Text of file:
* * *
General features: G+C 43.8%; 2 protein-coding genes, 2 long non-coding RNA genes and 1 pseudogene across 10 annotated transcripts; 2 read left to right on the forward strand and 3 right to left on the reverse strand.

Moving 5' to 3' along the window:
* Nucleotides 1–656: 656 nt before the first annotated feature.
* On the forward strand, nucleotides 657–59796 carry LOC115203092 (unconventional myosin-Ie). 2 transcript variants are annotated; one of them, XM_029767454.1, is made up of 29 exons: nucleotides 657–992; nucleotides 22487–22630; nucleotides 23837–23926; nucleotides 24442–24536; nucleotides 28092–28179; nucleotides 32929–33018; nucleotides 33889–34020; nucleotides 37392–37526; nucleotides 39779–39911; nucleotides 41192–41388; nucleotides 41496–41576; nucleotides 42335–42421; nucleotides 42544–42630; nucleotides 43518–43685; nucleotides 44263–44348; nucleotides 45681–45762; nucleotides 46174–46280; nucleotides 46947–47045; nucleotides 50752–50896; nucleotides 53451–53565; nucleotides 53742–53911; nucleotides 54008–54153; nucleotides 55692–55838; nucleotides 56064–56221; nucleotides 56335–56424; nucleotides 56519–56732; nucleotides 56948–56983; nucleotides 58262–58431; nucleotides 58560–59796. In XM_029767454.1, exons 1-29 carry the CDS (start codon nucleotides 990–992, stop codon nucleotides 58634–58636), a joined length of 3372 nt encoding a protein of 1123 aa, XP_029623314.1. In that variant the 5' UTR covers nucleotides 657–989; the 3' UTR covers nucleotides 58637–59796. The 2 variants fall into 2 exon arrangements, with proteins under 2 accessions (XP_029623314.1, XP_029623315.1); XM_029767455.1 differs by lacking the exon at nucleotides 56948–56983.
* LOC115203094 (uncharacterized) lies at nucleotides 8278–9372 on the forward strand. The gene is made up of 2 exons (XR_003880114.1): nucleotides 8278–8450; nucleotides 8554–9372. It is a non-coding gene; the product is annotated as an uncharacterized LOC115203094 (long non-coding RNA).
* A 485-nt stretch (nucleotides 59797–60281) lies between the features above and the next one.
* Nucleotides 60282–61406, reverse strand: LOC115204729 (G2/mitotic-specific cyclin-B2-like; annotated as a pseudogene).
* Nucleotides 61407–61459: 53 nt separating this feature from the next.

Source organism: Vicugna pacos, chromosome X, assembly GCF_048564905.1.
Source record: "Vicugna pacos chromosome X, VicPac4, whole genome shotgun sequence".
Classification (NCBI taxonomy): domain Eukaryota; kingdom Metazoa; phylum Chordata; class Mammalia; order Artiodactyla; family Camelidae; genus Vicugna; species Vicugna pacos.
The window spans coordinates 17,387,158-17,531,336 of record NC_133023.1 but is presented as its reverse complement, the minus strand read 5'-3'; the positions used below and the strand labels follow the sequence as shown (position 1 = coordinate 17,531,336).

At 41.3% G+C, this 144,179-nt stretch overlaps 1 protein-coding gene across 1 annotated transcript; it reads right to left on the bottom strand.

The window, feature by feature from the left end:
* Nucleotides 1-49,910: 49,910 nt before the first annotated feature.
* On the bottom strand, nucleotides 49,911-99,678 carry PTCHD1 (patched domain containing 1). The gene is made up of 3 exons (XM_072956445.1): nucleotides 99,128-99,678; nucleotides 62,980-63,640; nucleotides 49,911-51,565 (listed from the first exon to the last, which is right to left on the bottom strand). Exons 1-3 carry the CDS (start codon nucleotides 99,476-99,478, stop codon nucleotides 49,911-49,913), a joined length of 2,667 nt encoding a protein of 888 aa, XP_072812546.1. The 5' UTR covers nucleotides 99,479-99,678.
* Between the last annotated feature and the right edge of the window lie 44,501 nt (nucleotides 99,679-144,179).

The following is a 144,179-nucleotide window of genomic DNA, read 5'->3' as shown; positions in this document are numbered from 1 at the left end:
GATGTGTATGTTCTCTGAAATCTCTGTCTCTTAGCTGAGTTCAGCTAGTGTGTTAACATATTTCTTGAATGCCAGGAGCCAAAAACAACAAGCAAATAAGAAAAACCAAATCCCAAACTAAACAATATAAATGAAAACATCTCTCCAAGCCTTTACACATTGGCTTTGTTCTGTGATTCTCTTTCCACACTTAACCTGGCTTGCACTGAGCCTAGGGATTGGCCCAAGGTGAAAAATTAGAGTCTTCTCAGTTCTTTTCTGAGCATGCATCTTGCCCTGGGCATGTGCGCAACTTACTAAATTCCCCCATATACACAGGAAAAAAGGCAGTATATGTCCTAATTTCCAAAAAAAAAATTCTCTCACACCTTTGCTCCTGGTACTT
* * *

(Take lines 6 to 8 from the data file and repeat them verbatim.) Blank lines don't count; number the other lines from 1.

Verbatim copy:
* A 485-nt stretch (nucleotides 59797–60281) lies between the features above and the next one.
* Nucleotides 60282–61406, reverse strand: LOC115204729 (G2/mitotic-specific cyclin-B2-like; annotated as a pseudogene).
* Nucleotides 61407–61459: 53 nt separating this feature from the next.